Our record hot temperatures are expected to persist over the next several days and, as often happens during heat waves, a big brush fires are contributing to poor air quality in the area. The La Tuna fire, burning near the Verdugo Mountains by the 210 freeway, is causing local air quality to reach unhealthy levels, especially in areas directly effected by smoke, according to the South Coast Air Quality Management District (SCAQMD). The ash from the fire has also been spotted in our neighborhood, on local cars and even the tennis courts at the nearby LA Tennis Club.
While poor air quality is not unusual during summer months in the Southland, the National Weather Service is predicting a heat wave over the Southwest that will last through at least the middle of next week. Those conditions, coupled with predicted atmospheric inversions that trap pollution near the surface, may cause unusually high and persistent levels of poor air quality.
In advisory effective through today, the SCAQMD urged care to “avoid any vigorous outdoor or indoor exertion; people with respiratory or heart disease, older adults, and children should remain indoors. Keep windows and doors closed or seek alternate shelter. Run your air conditioner if you have one and keep the fresh air intake closed and the filter clean to prevent bringing additional smoke inside. Avoid using a swamp cooler or whole-house fan to prevent bringing additional smoke inside. To avoid worsening the health effects of smoke, don’t use indoor or outdoor wood-burning appliances, including fireplaces.”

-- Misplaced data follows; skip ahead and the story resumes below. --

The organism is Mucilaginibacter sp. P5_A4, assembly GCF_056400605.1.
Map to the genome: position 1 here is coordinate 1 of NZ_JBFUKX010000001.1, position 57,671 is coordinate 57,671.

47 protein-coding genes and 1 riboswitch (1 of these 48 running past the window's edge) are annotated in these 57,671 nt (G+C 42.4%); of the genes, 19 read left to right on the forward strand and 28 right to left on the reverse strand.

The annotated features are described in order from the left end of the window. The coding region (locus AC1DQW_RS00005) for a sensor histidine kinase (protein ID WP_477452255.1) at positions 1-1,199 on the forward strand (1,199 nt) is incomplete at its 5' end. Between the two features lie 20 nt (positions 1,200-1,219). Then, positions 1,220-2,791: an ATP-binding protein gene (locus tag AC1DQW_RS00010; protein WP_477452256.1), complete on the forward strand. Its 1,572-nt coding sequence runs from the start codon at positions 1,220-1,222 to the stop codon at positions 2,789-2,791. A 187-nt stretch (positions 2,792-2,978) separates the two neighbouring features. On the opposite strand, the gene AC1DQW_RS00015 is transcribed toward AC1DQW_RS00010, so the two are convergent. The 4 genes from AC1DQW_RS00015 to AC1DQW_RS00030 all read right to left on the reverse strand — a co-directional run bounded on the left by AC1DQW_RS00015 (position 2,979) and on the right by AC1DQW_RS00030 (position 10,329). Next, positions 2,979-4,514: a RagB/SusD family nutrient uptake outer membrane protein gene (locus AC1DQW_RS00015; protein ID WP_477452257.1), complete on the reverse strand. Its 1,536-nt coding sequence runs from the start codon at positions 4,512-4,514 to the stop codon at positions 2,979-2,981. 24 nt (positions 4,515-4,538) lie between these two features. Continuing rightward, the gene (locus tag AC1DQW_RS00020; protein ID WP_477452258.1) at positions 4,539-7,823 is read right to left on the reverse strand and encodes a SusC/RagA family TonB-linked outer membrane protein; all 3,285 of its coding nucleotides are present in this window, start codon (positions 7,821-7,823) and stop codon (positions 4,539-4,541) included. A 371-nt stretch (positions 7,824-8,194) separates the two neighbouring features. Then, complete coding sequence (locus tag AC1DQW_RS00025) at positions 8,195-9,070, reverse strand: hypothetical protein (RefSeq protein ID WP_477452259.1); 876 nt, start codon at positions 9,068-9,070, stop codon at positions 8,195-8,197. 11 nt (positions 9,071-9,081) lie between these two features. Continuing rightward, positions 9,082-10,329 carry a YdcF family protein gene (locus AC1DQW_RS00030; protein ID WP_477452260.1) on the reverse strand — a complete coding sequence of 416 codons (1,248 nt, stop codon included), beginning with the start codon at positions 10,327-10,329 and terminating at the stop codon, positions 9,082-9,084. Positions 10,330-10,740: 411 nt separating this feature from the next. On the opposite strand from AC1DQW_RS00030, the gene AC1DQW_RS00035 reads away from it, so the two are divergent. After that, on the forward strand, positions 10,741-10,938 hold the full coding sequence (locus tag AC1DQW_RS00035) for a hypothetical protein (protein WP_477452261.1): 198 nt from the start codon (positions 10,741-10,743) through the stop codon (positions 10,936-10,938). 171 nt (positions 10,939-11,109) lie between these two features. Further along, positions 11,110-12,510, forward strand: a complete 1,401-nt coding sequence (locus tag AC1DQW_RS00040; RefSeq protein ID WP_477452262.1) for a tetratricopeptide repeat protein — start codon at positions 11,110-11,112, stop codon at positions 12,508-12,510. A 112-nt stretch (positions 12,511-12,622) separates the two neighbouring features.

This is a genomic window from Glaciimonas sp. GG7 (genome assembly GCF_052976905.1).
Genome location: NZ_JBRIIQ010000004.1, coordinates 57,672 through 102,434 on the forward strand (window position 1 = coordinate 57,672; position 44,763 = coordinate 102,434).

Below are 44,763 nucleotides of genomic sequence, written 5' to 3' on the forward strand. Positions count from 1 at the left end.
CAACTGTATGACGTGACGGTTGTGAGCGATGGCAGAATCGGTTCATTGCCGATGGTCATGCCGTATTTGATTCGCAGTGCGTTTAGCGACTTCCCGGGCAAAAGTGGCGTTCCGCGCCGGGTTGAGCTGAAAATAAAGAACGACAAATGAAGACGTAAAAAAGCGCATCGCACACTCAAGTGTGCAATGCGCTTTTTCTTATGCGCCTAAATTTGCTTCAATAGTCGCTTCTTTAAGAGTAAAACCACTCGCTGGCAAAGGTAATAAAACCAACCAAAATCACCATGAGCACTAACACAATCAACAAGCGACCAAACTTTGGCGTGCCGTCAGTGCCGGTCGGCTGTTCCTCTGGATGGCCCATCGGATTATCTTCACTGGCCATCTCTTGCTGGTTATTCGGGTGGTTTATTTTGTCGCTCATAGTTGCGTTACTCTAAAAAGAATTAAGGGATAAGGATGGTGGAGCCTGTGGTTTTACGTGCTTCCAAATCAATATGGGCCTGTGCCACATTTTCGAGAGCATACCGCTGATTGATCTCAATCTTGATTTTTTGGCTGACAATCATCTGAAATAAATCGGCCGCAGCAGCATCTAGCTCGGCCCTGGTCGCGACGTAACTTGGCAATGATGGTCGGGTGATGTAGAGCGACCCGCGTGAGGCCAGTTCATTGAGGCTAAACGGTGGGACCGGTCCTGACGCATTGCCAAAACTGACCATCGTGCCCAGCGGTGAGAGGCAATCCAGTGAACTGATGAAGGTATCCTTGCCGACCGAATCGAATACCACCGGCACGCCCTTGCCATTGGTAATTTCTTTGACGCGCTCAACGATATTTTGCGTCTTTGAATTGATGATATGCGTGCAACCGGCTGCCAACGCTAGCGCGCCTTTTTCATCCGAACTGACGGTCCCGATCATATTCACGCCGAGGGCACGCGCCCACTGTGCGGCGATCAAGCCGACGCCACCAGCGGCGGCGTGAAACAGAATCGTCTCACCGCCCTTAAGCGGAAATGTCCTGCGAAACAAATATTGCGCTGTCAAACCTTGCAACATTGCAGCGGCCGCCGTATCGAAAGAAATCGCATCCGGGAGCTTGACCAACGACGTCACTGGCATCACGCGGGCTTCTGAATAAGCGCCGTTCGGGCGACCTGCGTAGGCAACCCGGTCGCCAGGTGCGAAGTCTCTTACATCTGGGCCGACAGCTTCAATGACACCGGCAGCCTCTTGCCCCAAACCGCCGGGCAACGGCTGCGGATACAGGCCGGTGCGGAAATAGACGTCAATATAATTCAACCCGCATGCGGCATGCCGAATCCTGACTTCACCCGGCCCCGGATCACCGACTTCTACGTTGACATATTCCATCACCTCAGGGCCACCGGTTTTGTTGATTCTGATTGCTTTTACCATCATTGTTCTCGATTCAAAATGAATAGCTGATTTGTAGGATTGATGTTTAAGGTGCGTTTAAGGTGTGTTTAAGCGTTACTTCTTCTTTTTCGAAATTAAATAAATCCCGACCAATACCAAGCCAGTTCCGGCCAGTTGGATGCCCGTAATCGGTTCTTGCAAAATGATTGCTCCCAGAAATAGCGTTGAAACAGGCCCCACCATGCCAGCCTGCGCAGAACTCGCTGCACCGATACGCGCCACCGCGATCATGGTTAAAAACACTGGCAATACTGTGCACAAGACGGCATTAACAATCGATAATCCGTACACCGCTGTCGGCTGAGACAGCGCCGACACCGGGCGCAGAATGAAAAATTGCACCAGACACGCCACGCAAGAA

Also, the Los Angeles Times reported this morning the La Tuna fire is only 10% contained.
A fast-moving brush fire grew to 5,000 acres in the Verdugo Mountains on Saturday morning, threatening homes and keeping the 210 Freeway closed.
Hundreds of firefighters battled the blaze overnight and into the morning. At one point, the flames were spreading in four directions at once amid intense heat and wild winds. As of 5 a.m., no homes had been lost and no injuries had been reported, officials said.
The National Weather Service has predicted temperatures will reach 110-115 degrees in the hottest metro areas, and hillside areas could experience more of the shifting winds that make it even harder to fight the fire.
The blaze began about 1:30 p.m. Friday in a drainage ditch along the north side of La Tuna Canyon Road, according to the Los Angeles Fire Department. KTLA Channel 5 reported during a Saturday news conference, Mayor Eric Garcetti said this has become the largest fire to burn in Los Angeles city history, noting it’s been about 45 years since a fire burned in that particular area.